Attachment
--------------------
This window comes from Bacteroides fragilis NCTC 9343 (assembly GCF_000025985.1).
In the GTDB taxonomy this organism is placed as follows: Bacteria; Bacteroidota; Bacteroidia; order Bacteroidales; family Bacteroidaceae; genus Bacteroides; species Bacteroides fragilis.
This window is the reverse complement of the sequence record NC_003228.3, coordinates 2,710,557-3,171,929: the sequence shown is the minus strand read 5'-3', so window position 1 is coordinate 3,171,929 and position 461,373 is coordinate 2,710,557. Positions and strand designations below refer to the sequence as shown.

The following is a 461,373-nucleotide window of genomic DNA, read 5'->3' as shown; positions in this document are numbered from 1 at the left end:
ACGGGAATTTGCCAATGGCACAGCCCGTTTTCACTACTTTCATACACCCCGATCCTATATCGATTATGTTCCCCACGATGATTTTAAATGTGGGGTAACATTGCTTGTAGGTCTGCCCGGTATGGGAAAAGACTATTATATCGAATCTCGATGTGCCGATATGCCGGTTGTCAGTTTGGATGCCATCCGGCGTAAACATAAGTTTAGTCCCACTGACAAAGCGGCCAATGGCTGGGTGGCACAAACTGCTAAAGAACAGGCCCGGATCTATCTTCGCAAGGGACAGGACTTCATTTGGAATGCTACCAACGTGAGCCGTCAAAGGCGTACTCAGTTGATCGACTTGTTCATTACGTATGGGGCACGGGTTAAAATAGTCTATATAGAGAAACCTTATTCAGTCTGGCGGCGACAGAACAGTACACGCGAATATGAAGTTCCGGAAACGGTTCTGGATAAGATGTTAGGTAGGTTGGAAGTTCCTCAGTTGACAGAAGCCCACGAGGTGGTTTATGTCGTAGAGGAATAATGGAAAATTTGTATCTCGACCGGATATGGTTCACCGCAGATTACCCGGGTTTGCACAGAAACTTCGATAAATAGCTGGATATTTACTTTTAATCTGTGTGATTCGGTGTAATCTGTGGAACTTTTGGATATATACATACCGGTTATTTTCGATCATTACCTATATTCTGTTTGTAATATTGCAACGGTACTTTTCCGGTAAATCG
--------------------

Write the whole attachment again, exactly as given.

This window comes from Bacteroides fragilis NCTC 9343 (assembly GCF_000025985.1).
In the GTDB taxonomy this organism is placed as follows: Bacteria; Bacteroidota; Bacteroidia; order Bacteroidales; family Bacteroidaceae; genus Bacteroides; species Bacteroides fragilis.
This window is the reverse complement of the sequence record NC_003228.3, coordinates 2,710,557-3,171,929: the sequence shown is the minus strand read 5'-3', so window position 1 is coordinate 3,171,929 and position 461,373 is coordinate 2,710,557. Positions and strand designations below refer to the sequence as shown.

The following is a 461,373-nucleotide window of genomic DNA, read 5'->3' as shown; positions in this document are numbered from 1 at the left end:
ACGGGAATTTGCCAATGGCACAGCCCGTTTTCACTACTTTCATACACCCCGATCCTATATCGATTATGTTCCCCACGATGATTTTAAATGTGGGGTAACATTGCTTGTAGGTCTGCCCGGTATGGGAAAAGACTATTATATCGAATCTCGATGTGCCGATATGCCGGTTGTCAGTTTGGATGCCATCCGGCGTAAACATAAGTTTAGTCCCACTGACAAAGCGGCCAATGGCTGGGTGGCACAAACTGCTAAAGAACAGGCCCGGATCTATCTTCGCAAGGGACAGGACTTCATTTGGAATGCTACCAACGTGAGCCGTCAAAGGCGTACTCAGTTGATCGACTTGTTCATTACGTATGGGGCACGGGTTAAAATAGTCTATATAGAGAAACCTTATTCAGTCTGGCGGCGACAGAACAGTACACGCGAATATGAAGTTCCGGAAACGGTTCTGGATAAGATGTTAGGTAGGTTGGAAGTTCCTCAGTTGACAGAAGCCCACGAGGTGGTTTATGTCGTAGAGGAATAATGGAAAATTTGTATCTCGACCGGATATGGTTCACCGCAGATTACCCGGGTTTGCACAGAAACTTCGATAAATAGCTGGATATTTACTTTTAATCTGTGTGATTCGGTGTAATCTGTGGAACTTTTGGATATATACATACCGGTTATTTTCGATCATTACCTATATTCTGTTTGTAATATTGCAACGGTACTTTTCCGGTAAATCG